Propane (R290) boasts superior heat transfer potential than R32, R1234ze and a combination of R32 and R1234ze, according to a recent paper from the University of Padova, Italy.
Performing vaporisation tests on four different refrigerants, researchers from the University of Padova found that R290 offers the biggest potential to replace the widely used R32 in several heating and cooling applications, by virtue of its heat transfer properties.
Azzolin et al, in their paper Developments on heat transfer with low-GWP refrigerants, tested heat transfer performance during condensation and vaporisation of new fluorine-based refrigerants – including the hydrofluoroolefin (HFO) R1234ze and an HFC blend – compared to the hydrocarbon R290.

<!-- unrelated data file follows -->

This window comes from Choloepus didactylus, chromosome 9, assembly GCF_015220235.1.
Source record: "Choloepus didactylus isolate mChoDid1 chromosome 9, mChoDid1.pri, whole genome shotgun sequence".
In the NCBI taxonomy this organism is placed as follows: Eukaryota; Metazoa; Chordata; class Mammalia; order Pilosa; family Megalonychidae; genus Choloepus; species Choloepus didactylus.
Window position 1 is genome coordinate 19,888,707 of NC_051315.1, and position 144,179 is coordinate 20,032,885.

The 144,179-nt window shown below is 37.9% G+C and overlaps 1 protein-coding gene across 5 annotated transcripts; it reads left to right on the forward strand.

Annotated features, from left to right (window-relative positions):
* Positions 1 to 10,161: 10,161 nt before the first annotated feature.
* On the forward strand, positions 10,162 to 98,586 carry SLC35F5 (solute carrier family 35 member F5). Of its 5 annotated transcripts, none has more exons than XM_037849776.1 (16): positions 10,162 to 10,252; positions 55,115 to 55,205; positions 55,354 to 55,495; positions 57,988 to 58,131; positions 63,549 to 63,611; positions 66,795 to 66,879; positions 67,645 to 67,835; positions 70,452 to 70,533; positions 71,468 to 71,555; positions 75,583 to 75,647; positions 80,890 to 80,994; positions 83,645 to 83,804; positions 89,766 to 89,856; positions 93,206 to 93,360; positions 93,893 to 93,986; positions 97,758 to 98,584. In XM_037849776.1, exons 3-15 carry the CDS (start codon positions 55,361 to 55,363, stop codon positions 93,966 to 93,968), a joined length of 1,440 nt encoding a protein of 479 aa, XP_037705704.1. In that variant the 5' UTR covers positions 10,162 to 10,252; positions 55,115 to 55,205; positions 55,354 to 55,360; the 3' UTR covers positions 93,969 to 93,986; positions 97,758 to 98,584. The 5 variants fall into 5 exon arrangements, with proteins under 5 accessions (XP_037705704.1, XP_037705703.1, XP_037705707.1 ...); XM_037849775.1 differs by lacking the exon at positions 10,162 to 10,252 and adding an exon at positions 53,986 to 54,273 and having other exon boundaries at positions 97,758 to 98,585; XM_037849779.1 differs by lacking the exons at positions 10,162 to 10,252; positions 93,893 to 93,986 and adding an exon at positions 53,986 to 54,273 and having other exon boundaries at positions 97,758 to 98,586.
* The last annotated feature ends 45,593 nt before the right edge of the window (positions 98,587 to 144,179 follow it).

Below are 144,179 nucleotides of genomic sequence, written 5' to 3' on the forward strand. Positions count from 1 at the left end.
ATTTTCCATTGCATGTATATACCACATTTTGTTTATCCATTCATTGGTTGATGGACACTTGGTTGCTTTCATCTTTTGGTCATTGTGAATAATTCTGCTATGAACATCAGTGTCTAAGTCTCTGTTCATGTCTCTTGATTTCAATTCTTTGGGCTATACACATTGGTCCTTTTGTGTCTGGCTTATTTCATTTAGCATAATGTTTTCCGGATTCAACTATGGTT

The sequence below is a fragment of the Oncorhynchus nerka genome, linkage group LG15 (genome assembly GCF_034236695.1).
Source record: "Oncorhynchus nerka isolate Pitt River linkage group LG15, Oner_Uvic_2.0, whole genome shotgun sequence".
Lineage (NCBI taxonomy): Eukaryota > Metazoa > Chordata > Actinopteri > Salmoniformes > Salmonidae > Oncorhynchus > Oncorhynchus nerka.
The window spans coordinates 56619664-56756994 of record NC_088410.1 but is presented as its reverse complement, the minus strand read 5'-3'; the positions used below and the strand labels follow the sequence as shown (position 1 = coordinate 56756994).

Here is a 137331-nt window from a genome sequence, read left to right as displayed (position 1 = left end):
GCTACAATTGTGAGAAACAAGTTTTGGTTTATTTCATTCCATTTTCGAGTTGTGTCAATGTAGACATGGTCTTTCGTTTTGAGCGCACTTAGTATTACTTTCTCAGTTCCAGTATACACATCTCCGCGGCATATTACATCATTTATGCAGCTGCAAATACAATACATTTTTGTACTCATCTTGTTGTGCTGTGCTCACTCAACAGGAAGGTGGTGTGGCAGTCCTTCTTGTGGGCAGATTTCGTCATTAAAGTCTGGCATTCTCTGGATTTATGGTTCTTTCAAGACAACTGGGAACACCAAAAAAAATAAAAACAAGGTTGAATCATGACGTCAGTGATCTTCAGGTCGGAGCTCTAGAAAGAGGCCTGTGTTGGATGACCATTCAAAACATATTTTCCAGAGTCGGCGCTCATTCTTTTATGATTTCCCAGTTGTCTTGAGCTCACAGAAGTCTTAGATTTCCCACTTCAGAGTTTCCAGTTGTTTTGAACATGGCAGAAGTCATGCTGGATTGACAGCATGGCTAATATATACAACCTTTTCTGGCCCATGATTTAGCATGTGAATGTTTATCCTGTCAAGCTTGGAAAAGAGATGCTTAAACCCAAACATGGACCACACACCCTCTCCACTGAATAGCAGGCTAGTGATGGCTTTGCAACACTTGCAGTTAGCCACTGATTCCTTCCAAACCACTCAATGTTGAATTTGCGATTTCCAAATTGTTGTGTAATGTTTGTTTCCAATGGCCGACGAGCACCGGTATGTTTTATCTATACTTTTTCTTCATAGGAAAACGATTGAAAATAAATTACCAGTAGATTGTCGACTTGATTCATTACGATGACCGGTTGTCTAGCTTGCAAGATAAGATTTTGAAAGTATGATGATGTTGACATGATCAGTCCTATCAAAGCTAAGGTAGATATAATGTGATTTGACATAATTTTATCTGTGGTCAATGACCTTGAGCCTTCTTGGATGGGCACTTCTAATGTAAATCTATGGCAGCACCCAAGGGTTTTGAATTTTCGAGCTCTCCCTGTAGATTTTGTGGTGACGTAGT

The researchers compared these alternatives to the commonly used HFC R32, which some HVAC&R industry players are touting as an answer to the phase-down requirements of the EU's F-Gas Regulation. The research involved subjecting each fluid to vaporisation, condensation and pressure drop tests.
During vaporisation, researchers found that R32 had the highest heat transfer coefficient and the new HFC blend had the lowest heat transfer performance out of the four refrigerants.
R290 came in second at the same conditions and was closely aligned with R32.
“Both R32 and R290 display similar heat transfer coefficient values [….] and on average the heat transfer coefficient of R290 is 6% higher,” say Azzolin et al.
“During condensation tests R32 and R290 display similar heat transfer coefficient values which are 30%, 29% and 18% higher than those of R1234ze (E) at 800, 400, and 200 kg m-2 s-1 [of refrigerant charge],” the researchers found.
Propane, they concluded, was the most similar to R32 and required the same amount of refrigerant charge – making it an efficient refrigerant.